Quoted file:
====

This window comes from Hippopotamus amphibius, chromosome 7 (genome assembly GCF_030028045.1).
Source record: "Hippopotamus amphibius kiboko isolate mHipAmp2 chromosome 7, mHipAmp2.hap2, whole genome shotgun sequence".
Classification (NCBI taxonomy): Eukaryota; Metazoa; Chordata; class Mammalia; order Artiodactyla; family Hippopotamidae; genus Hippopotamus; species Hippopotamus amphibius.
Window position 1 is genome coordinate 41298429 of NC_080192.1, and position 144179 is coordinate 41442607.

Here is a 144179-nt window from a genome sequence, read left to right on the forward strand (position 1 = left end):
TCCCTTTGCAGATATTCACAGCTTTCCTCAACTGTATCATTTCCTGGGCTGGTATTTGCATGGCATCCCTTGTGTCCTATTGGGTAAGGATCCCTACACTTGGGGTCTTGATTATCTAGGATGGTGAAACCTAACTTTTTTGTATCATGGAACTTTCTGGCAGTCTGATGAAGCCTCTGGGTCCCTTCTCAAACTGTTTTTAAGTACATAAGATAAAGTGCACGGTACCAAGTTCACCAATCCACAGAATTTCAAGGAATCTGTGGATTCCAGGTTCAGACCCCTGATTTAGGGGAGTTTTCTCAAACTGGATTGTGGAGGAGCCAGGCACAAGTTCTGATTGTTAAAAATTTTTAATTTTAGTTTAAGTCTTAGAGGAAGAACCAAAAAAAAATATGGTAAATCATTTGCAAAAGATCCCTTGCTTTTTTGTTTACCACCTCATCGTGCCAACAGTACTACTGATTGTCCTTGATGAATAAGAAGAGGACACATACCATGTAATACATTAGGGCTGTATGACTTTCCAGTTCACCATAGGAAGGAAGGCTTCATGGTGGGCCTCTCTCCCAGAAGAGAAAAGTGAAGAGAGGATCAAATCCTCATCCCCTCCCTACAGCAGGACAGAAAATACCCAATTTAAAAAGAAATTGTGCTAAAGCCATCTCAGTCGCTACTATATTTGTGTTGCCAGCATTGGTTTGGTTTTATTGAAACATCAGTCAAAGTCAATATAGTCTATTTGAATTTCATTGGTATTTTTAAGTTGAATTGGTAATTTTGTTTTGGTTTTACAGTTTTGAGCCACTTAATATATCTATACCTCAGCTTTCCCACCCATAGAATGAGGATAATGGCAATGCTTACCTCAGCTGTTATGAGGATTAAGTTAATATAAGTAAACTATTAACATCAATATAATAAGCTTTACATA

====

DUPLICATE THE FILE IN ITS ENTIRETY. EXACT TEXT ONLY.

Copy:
This window comes from Hippopotamus amphibius, chromosome 7 (genome assembly GCF_030028045.1).
Source record: "Hippopotamus amphibius kiboko isolate mHipAmp2 chromosome 7, mHipAmp2.hap2, whole genome shotgun sequence".
Classification (NCBI taxonomy): Eukaryota; Metazoa; Chordata; class Mammalia; order Artiodactyla; family Hippopotamidae; genus Hippopotamus; species Hippopotamus amphibius.
Window position 1 is genome coordinate 41298429 of NC_080192.1, and position 144179 is coordinate 41442607.

Here is a 144179-nt window from a genome sequence, read left to right on the forward strand (position 1 = left end):
TCCCTTTGCAGATATTCACAGCTTTCCTCAACTGTATCATTTCCTGGGCTGGTATTTGCATGGCATCCCTTGTGTCCTATTGGGTAAGGATCCCTACACTTGGGGTCTTGATTATCTAGGATGGTGAAACCTAACTTTTTTGTATCATGGAACTTTCTGGCAGTCTGATGAAGCCTCTGGGTCCCTTCTCAAACTGTTTTTAAGTACATAAGATAAAGTGCACGGTACCAAGTTCACCAATCCACAGAATTTCAAGGAATCTGTGGATTCCAGGTTCAGACCCCTGATTTAGGGGAGTTTTCTCAAACTGGATTGTGGAGGAGCCAGGCACAAGTTCTGATTGTTAAAAATTTTTAATTTTAGTTTAAGTCTTAGAGGAAGAACCAAAAAAAAATATGGTAAATCATTTGCAAAAGATCCCTTGCTTTTTTGTTTACCACCTCATCGTGCCAACAGTACTACTGATTGTCCTTGATGAATAAGAAGAGGACACATACCATGTAATACATTAGGGCTGTATGACTTTCCAGTTCACCATAGGAAGGAAGGCTTCATGGTGGGCCTCTCTCCCAGAAGAGAAAAGTGAAGAGAGGATCAAATCCTCATCCCCTCCCTACAGCAGGACAGAAAATACCCAATTTAAAAAGAAATTGTGCTAAAGCCATCTCAGTCGCTACTATATTTGTGTTGCCAGCATTGGTTTGGTTTTATTGAAACATCAGTCAAAGTCAATATAGTCTATTTGAATTTCATTGGTATTTTTAAGTTGAATTGGTAATTTTGTTTTGGTTTTACAGTTTTGAGCCACTTAATATATCTATACCTCAGCTTTCCCACCCATAGAATGAGGATAATGGCAATGCTTACCTCAGCTGTTATGAGGATTAAGTTAATATAAGTAAACTATTAACATCAATATAATAAGCTTTACATA